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Natural Chrome Diopside
In the world of colored gemstones, the most valued gems have a vivid intense color. That is the reason that ruby, blue sapphire and emerald have traditionally been the most valuable colored stones.
There are relatively few gems apart from ruby that occur in a pure red -- mainly spinel and (sometimes) rubellite tourmaline. The same is true for a deep sapphire blue, which is only rarely found in a few other gem varieties, such as spinel and kyanite. But the choice in vivid green gems is wider, and has expanded in the recent past as the result of some new discoveries.
Emerald has long been the most valued green gemstone, with its unique bluish green hue resulting from traces of chromium and vanadium. But there are 3 other chrome green gems which have recently become popular: tsavorite garnet, chrome tourmaline and chrome diopside.
|Tsavorite Garnet||Chrome Tourmaline||Chrome Diopside|
Tsavorite, a rare green garnet found mainly in east Africa, first came on the market in the 1970's. Promoted by Tiffany & Co., tsavorite quickly gained market acceptance as a high quality alternative to emerald, due to its exceptional brilliance and fire, and the fact that it is completely untreated. Unfortuntely the material is scarce and stones over 2 carats are very rare. .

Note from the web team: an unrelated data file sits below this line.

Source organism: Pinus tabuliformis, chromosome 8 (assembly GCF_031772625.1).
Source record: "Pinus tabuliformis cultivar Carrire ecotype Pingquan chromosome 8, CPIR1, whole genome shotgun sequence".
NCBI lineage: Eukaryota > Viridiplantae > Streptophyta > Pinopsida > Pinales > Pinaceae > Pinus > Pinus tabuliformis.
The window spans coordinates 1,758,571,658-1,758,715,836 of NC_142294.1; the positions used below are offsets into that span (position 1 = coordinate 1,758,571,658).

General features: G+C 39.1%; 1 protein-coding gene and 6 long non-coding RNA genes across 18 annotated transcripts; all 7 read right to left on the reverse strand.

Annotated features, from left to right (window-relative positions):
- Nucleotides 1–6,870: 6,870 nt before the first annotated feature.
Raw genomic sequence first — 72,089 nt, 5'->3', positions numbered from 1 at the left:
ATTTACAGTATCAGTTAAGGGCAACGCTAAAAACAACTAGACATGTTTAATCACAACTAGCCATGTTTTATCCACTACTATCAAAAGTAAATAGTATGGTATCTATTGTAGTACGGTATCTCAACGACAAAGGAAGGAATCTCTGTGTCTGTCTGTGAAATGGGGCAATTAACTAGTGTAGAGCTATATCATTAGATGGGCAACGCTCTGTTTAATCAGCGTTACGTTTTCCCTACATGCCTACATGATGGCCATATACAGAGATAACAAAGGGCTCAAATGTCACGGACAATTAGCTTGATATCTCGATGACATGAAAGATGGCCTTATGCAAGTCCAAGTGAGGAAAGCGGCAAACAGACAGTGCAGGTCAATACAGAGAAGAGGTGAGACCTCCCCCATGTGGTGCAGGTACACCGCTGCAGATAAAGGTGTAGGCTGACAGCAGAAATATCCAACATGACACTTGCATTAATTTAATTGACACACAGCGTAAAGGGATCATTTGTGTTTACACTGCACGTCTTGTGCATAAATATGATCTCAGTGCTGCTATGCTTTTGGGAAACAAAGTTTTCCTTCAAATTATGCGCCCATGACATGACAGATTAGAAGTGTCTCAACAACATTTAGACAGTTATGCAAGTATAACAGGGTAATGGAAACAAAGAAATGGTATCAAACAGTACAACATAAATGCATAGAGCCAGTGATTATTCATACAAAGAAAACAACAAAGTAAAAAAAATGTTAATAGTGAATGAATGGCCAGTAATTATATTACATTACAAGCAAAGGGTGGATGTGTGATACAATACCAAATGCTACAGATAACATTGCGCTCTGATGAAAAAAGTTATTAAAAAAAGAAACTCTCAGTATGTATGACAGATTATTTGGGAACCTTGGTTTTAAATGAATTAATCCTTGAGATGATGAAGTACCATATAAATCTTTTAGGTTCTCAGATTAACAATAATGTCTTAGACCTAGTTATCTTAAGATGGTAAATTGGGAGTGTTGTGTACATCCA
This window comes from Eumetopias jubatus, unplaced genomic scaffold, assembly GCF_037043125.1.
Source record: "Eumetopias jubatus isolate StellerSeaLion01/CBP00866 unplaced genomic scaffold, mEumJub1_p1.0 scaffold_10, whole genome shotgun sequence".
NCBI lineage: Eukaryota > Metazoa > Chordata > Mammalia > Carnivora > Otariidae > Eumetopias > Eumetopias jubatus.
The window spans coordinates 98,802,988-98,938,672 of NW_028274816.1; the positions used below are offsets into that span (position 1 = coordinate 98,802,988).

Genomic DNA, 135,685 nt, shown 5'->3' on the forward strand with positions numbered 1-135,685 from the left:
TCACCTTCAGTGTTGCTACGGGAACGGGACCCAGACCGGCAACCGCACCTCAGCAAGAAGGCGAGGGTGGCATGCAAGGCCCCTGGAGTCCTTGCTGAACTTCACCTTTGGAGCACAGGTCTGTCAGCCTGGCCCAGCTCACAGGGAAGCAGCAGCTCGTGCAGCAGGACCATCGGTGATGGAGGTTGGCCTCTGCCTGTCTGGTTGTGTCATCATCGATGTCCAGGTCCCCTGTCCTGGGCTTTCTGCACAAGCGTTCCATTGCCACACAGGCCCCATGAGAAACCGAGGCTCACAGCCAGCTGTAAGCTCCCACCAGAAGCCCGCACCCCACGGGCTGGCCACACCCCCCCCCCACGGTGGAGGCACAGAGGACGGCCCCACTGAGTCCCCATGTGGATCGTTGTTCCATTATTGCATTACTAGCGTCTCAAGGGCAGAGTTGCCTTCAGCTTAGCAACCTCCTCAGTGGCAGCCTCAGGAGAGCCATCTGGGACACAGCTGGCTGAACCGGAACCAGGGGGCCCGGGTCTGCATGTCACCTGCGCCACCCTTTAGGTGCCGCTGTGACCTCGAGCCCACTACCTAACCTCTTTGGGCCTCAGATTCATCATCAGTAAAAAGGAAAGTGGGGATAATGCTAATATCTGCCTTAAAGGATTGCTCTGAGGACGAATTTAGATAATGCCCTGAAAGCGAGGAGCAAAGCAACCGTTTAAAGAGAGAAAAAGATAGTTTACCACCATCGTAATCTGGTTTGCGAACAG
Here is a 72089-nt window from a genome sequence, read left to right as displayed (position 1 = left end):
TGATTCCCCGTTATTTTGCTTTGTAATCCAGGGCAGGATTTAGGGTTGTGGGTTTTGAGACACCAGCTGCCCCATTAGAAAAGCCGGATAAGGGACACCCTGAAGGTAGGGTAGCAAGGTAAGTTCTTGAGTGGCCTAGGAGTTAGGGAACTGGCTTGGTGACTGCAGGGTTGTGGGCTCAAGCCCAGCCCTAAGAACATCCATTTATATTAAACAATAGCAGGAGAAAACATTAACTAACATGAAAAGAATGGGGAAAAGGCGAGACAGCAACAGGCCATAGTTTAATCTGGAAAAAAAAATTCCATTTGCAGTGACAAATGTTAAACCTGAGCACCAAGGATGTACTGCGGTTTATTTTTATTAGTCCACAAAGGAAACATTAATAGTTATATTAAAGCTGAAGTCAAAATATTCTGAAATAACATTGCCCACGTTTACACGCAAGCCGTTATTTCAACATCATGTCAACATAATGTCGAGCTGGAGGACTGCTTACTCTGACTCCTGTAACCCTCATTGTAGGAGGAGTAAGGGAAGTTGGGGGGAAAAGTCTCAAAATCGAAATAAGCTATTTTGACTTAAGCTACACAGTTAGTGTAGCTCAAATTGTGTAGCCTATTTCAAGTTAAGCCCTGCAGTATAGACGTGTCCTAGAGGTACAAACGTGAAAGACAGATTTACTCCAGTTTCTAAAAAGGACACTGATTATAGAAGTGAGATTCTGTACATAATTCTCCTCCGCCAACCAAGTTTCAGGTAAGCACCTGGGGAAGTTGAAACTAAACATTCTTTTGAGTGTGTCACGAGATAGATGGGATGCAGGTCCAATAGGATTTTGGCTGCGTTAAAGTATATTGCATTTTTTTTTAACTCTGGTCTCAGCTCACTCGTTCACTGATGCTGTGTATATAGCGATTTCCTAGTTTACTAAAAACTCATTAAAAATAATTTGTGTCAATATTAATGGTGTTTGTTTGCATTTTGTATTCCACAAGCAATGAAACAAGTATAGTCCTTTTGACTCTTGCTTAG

Another fine green gem from Africa, chrome tourmaline, proved to be just as rare. Though green is a common color for tourmaline, the chrome tourmaline is actually a distinct tourmaline variety known as chrome dravite. Chrome tourmaline is often found in the same locations in east Africa as tsavorite garnet, but miners tend to concentrate their efforts on the higher-priced tsavorite. Where tsavorite is often found in a slightly bluish green, chrome tourmaline tends towards a more yellowish green.
Then in 1988 a new find of a chromium-bearing diopside was discovered in Russia and this discovery soon had an impact on the market for fine green gems. The color rivals tsavorite garnet and chrome tourmaline, and chrome diopside tends towards a pure green without a distinct blue or yellow secondary hue. This new material was also more abundant. And the discovery came at a very fortunate time, just shortly before the Berlin Wall came down in 1989. It then became possible to export chrome diopside to the west.
Chrome diopside is not only more abundant than tsavorite or chrome tourmaline, it is also considerably less expensive, with high quality specimens found in the market for under $100 a carat. But there are two points that buyers should note in considering chrome diopside. First, it is a relatively soft stone, with a hardness rating of 5-6 on the Mohs scale. So this gem is not suitable for everyday wear rings. It is fine for earrings and pendants and for occasional wear rings in protective settings. Second, you will not usually find chrome diopside in sizes over 2 or 2.5 carats. This is because the saturation is so intense that larger stones tend to be too dark. As a result, gem cutters will often cut chrome diopside slightly shallow to lighten the color.
See our selection of fine Chrome Diopside from Russia